To label sialylated glycans in zebrafish over the first four days of development, we incubated embryos in medium containing Ac4ManNAz from 4 to 96 h post-fertilization (hpf; Figure 1 B). Then, at several stages of development, we reacted the embryos with an Alexa Fluor 488 conjugate of DIFO (DIFO-488) and imaged them by confocal microscopy. We observed a robust fluorescence signal in the enveloping layers of embryos from 24 to 96 hpf (Figure 1 C). Importantly, we observed little background fluorescence in embryos incubated in medium that did not contain Ac4ManNAz, indicating that the DIFO-488 signal that we observed was azide-specific. Additionally, the azidosugar and DIFO treatments did not result in any toxicity or developmental abnormalities in the treated embryos.
To temporally distinguish populations of sialoglycoconjugates, we performed two DIFO labeling reactions in succession, thereby marking sialic acids biosynthesized at different stages of development with distinct fluorophores (Figure S1 in the Supporting Information). Zebrafish embryos were incubated in medium containing Ac4ManNAz from 4 to 72 hpf and then were reacted with DIFO-488 to visualize the sialylated glycans that had been synthesized during the first three days of development. After this reaction, any remaining cell-surface azides were reduced to amines using tris(2-carboxyethyl)phosphine (TCEP), a mild reducing agent.
The embryos were then returned to Ac4ManNAz-containing medium and allowed to further develop from 73 to 76 hpf. During this time, azide-labeled precursor sugars continued to traverse intracellular biosynthetic pathways and become incorporated into newly-synthesized glycans. The SiaNAz-containing glycans presented at the cell surface during this period were then reacted with DIFO-555, at 76 hpf. Thus, glycans synthesized and trafficked to the cell surface between 73 and 76 hpf and subsequently labeled with DIFO-555 could be distinguished from the DIFO-488-labeled glycans that were synthesized during the first three days of development.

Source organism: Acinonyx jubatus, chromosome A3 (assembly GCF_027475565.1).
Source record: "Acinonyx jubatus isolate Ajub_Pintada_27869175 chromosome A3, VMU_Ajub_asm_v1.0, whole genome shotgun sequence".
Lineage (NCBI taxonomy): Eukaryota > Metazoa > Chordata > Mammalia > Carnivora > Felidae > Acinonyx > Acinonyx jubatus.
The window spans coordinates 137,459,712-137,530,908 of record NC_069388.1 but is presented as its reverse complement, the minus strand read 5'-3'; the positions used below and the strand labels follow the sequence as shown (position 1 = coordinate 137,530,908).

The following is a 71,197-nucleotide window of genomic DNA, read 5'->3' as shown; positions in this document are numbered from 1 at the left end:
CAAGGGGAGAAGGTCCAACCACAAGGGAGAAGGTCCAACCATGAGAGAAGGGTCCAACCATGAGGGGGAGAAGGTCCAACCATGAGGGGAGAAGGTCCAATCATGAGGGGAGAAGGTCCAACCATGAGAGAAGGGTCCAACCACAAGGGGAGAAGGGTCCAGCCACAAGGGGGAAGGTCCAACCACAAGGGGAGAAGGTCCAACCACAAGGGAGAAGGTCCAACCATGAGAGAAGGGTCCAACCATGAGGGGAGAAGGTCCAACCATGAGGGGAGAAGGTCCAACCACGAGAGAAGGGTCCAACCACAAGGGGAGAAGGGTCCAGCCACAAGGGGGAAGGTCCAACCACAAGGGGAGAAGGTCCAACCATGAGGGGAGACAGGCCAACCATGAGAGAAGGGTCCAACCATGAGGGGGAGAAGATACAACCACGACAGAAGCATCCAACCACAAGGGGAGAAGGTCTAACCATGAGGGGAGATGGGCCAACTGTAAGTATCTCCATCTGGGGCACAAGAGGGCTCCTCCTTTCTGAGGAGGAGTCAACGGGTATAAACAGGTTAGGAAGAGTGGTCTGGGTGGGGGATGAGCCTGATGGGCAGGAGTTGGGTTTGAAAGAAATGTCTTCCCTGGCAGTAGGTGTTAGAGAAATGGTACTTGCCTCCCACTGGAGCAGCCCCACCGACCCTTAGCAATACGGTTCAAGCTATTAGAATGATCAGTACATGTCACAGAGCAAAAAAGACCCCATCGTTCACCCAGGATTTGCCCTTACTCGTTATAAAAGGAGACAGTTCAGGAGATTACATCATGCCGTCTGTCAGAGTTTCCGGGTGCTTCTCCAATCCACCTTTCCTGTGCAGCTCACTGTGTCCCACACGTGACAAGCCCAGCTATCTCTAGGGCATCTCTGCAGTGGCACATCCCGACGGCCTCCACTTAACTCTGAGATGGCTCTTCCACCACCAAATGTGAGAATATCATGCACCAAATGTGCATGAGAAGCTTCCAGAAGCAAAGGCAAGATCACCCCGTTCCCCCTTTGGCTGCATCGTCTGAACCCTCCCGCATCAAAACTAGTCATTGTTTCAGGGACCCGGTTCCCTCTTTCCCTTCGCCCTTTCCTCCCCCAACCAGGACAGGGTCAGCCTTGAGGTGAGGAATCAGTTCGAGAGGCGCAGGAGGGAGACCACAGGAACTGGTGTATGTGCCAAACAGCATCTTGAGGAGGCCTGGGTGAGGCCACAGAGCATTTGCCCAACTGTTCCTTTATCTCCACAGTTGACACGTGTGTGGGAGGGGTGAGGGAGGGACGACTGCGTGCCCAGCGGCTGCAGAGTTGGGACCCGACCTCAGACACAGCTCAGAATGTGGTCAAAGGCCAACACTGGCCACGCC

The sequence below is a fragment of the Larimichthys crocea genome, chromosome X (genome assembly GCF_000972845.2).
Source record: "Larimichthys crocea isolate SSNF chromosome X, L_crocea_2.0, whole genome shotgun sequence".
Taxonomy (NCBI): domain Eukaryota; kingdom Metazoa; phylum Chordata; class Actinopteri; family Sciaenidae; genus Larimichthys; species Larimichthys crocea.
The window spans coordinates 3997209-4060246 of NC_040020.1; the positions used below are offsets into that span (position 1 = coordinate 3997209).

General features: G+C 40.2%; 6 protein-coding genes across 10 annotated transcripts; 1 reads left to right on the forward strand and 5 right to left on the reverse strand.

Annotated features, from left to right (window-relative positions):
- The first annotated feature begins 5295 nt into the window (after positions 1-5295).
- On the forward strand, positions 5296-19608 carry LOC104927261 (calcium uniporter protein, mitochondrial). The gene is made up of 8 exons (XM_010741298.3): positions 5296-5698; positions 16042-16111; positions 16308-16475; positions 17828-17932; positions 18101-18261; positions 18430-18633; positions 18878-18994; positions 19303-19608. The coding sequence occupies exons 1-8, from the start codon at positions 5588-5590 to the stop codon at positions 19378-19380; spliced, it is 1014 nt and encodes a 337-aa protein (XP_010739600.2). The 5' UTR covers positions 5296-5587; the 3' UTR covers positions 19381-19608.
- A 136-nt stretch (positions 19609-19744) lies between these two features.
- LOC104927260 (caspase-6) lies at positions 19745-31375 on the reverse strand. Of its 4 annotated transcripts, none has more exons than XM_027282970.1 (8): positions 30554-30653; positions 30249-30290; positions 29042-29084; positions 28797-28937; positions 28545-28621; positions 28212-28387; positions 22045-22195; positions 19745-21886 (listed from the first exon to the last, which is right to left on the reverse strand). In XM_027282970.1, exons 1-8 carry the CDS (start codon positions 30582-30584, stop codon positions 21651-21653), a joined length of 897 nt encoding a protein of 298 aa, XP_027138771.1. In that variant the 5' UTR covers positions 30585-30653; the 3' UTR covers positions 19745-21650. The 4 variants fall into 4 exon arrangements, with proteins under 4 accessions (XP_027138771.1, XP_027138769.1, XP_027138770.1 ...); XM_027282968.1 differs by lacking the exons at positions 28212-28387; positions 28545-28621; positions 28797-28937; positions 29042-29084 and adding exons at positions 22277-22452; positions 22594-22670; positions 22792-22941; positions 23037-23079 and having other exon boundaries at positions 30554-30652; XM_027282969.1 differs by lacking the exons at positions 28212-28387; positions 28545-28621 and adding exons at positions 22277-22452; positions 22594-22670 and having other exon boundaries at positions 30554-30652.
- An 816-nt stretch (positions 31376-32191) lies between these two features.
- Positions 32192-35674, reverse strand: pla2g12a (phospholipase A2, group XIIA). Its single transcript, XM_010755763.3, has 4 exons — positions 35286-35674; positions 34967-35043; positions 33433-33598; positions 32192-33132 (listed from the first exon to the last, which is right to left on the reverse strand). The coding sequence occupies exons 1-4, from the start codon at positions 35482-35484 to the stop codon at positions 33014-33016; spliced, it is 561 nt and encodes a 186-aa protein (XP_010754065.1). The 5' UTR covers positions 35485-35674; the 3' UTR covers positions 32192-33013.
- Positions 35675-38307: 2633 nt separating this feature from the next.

This method revealed several regions of the embryo in which areas of new glycosylation differed from old. Cells in the ventral jaw region of the embryo, for example, exhibited a corrugated pattern of labeling, with DIFO-488-labeled glycans concentrated in peaks that extended outward from the ventral surface; DIFO-555-labeled glycans were concentrated in troughs located more dorsally (Figure 2 A–C and Figure S2). In the olfactory organ, older glycans labeled by DIFO-488 were found in both apical and basal regions of the olfactory epithelium at the base of the olfactory pit, whereas newly synthesized, DIFO-555-labeled glycans appeared to be restricted to the apical regions of the epithelium and the periphery of the olfactory pit (Figure 2 D-(F).
We then extended the time between the first and second reactions, first labeling with DIFO-488 at 72 hpf and then with DIFO-555 at 79 hpf. In most of the epithelium, we observed labeling by both DIFO-488 and DIFO-555, suggesting that sialylated glycans were expressed throughout the experiment, both before and after 72 hpf (Figure 2 G). However, portions of cells near the junctions with one another were labeled primarily with DIFO-555. Perhaps de novo glycan biosynthesis occurs at higher levels at these cell junctions, or perhaps those regions of the cells first became solvent-exposed during the 6 h time lapse, and so were not accessible to the DIFO-488 reagent during the first reaction.